Vladimir Nabokov, who was a collector of butterflies as well as an author, alludes to this butterfly, the Red Admiral (Vanessa atalanta) in many of his writings. For example,
“Come and be worshipped, come and be caressed,/
My dark Vanessa, crimson-barred, my blest/
My Admirable butterfly” (Pale Fire, line 269-271).
Interviewed about it, Nabokov said “Its coloring is quite splendid and I liked it very much in my youth. Great numbers of them migrated from North Africa to Northern Russia, where it was called the ‘Butterfly of Doom’ because it first appeared in 1881, the year Tsar Alexander II was assassinated and the markings on the underside of its two hind wings seems to read ‘1881’”.
It’s not clear when he wrote it, but sometime in his long life (1899-1977), Vladimir Nabokov wrote about a summer rain in 1914 “when the numb fury of verse making first came over me….”
He was in a pavilion in a park in St. Petersburg, where a thunderstorm had just passed with all those wonderful phenomena that attend the ending of a storm: steaming fields, a rainbow, fast flying clouds, the shimmering of the forest….
A moment later my first poem began. What touched it off? I think I know. Without any wind blowing, the sheer weight of a raindrop, shining in parasitic luxury on a cordate leaf, caused its tip to dip, and what looked like a globule of quicksilver performed a sudden glissando down the center vein, and then, having shed its bright load, the relieved leaf unbent. Tip, leaf, dip, relief – the instant it all took to happen seemed to me not so much a fraction of time as a fissure in it, a missed heartbeat, which was refunded at once by a patter of rhymes: I say “patter” intentionally, for when a gust of wind did come, the trees would briskly start to drip all together in as crude an imitation of the recent downpour as the stanza I was already muttering, resembled the shock of wonder I had experienced for a moment heart and leaf had been one.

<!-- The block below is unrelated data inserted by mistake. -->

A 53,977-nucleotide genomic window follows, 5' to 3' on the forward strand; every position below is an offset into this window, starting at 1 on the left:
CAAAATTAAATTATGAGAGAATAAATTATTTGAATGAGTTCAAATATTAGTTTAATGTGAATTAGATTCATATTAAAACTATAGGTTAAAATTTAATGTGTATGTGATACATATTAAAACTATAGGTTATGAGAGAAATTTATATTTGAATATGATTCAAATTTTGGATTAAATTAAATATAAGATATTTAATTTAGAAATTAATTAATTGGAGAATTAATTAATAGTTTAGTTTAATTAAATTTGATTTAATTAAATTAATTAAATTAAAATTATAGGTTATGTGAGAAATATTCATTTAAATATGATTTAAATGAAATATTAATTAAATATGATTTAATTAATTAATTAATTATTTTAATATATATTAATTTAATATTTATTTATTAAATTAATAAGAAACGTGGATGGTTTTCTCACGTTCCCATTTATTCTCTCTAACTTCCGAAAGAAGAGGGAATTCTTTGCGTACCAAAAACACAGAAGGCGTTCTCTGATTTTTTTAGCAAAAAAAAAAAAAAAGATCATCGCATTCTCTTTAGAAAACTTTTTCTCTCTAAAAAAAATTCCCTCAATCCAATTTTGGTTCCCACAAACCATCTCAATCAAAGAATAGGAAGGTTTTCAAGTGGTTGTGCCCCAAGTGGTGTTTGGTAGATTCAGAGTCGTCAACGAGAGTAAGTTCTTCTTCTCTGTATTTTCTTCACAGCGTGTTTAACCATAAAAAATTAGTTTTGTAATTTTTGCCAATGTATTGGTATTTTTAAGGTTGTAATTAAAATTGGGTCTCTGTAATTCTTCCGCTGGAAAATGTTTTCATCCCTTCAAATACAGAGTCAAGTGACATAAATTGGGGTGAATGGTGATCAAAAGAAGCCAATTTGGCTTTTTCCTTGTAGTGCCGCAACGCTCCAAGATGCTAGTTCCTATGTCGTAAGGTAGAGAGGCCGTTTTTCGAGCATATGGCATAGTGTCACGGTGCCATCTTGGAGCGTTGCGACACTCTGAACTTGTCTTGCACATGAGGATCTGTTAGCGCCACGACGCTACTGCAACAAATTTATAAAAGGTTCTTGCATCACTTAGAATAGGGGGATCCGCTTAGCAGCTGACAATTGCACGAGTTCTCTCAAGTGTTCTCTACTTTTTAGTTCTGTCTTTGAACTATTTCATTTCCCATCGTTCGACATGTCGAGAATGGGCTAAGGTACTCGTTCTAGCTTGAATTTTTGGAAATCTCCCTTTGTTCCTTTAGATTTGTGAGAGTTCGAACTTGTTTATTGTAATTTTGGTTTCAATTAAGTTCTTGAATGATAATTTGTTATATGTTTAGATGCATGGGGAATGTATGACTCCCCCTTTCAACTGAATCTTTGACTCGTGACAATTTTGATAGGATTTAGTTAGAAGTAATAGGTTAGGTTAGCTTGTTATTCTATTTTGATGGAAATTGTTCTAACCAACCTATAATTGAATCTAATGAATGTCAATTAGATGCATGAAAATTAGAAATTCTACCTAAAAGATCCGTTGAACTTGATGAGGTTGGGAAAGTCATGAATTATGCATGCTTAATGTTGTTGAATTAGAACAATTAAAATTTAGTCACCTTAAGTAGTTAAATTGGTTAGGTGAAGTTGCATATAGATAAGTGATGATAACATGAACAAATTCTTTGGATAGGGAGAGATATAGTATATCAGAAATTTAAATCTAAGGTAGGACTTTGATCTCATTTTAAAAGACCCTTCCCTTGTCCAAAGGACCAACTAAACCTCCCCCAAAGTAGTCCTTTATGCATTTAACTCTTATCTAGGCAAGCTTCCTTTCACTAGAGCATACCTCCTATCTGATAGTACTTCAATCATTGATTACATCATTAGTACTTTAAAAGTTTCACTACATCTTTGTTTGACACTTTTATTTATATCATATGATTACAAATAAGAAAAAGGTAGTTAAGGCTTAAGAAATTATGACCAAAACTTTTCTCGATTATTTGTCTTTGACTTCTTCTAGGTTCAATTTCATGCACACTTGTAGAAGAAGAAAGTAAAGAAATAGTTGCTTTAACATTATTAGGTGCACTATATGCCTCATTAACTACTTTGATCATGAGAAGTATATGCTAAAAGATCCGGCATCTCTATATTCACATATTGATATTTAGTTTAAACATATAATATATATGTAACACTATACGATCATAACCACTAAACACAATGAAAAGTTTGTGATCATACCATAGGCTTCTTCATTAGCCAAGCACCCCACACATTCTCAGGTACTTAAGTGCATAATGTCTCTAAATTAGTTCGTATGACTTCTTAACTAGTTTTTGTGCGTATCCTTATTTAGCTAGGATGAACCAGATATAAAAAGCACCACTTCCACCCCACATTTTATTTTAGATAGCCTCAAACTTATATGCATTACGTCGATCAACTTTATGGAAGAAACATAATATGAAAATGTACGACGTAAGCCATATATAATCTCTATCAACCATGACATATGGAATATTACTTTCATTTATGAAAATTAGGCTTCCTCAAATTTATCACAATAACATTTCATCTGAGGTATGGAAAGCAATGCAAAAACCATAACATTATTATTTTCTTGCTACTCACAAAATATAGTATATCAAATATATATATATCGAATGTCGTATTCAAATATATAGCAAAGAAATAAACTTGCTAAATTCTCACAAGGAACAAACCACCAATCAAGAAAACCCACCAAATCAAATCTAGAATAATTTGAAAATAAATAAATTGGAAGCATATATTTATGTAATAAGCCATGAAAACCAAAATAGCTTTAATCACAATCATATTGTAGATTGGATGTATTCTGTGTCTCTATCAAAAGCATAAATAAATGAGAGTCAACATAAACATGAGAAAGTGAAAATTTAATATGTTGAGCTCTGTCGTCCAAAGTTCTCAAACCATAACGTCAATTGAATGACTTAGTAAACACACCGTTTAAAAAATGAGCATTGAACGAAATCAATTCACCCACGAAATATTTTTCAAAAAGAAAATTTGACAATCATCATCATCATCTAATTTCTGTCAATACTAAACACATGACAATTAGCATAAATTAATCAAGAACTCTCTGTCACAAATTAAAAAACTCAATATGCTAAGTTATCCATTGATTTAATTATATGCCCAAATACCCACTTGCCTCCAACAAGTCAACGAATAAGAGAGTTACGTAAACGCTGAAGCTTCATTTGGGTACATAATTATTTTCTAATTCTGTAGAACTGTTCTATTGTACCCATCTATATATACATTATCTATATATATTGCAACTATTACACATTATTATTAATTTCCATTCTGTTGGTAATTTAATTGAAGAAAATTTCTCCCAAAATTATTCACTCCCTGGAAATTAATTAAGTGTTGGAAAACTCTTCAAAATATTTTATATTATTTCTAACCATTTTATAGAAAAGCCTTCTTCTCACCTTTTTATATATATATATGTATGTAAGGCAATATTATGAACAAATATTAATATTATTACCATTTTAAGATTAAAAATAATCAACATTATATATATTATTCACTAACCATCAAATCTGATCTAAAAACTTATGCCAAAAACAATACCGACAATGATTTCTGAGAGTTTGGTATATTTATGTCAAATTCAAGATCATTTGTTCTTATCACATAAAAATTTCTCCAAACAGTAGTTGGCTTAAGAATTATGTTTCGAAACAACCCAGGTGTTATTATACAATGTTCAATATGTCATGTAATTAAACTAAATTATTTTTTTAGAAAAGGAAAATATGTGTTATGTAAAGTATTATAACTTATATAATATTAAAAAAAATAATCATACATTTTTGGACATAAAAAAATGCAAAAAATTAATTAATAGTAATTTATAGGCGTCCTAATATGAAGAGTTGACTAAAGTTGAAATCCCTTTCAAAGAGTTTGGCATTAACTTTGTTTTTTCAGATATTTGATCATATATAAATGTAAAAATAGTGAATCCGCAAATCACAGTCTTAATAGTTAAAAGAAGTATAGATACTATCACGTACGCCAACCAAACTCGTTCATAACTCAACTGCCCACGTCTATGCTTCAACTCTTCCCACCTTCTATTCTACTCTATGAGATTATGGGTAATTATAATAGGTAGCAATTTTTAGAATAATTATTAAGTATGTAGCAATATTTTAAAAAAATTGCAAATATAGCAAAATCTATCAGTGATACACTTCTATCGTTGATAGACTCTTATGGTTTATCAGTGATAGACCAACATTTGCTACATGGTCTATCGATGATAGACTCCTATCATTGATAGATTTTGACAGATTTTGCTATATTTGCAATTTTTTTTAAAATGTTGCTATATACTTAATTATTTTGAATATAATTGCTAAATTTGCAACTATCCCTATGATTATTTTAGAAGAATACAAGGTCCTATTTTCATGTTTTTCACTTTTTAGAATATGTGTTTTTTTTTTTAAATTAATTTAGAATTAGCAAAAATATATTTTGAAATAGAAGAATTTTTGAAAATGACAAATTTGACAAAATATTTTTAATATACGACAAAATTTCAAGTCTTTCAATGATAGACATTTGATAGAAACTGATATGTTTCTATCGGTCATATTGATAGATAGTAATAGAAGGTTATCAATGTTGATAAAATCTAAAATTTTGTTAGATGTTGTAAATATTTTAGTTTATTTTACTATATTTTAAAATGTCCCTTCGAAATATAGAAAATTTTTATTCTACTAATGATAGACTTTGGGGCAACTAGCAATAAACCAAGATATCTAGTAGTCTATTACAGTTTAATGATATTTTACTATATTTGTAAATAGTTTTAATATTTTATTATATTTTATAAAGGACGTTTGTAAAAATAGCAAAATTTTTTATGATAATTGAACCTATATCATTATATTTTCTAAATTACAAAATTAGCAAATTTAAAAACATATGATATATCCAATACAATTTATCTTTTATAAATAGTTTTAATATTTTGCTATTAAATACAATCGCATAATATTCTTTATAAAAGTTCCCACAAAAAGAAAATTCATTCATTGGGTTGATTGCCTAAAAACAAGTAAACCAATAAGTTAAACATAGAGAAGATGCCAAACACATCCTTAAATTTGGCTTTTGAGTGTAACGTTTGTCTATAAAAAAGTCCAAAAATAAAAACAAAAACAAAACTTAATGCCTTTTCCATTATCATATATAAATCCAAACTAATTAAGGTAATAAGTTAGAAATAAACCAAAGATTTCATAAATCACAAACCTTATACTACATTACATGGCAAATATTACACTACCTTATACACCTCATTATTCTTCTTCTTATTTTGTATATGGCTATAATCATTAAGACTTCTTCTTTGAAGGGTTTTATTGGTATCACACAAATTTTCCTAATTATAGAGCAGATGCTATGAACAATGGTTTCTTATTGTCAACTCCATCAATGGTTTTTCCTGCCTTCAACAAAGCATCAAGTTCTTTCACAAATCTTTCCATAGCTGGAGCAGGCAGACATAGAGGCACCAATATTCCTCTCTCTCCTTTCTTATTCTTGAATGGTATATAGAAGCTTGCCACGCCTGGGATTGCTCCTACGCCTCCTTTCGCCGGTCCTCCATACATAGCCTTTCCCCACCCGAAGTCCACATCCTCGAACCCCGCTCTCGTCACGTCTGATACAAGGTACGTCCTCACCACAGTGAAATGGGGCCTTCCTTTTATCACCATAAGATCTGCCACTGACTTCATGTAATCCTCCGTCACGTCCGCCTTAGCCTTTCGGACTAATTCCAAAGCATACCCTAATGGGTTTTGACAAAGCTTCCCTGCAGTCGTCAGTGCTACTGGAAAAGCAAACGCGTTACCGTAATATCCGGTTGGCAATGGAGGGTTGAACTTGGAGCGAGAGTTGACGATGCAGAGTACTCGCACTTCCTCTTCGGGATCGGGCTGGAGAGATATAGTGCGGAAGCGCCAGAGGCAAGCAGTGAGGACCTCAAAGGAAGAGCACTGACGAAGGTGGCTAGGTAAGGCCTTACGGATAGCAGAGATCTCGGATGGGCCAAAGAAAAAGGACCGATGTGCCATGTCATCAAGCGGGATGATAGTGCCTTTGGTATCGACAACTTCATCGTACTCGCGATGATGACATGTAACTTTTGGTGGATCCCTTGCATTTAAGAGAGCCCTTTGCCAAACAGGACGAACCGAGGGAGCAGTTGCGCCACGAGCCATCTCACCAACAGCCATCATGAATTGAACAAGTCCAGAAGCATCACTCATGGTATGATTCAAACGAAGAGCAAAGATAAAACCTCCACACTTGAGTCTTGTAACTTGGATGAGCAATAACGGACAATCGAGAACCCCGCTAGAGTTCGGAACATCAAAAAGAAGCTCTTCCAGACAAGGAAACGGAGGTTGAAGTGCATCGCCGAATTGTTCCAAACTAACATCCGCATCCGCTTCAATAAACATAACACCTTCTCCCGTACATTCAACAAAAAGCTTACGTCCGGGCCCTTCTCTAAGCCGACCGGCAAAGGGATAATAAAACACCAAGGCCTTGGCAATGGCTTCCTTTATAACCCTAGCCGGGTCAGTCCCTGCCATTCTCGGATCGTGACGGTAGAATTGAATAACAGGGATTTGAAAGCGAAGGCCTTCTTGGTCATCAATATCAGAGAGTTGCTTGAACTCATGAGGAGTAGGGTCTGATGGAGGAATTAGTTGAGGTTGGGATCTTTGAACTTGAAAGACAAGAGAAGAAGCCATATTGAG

The moment passed, but he didn’t stop trying to compose his bit of verse. An encounter with the neighborhood schoolmaster, the singing of a cuckoo, passing awareness of a lost pedometer, the “savor of the grass stalk he was chewing” — all these distractions caused the words of his poem not to seem quite so “lustrous” as they had before, but they all came back again, nearly as glowing and alive as they’d been.
That magical moment is what writing is about. In a sense, says Nabokov, “all poetry is positional: to try to express one’s position in regard to the universe embraced by consciousness, is an immemorial urge. The arms of consciousness reach out and grope, and the longer they are the better. Tentacles, not wings, are Apollo’s natural members….”
In the same piece Nabokov quotes a friend of his on a philosophical point. The scientist, he says “sees everything that happens in one point of space, the poet feels everything that happens in one point of time.”
No matter what age we are, odd to say, I think we have many of those “points of time” left to us.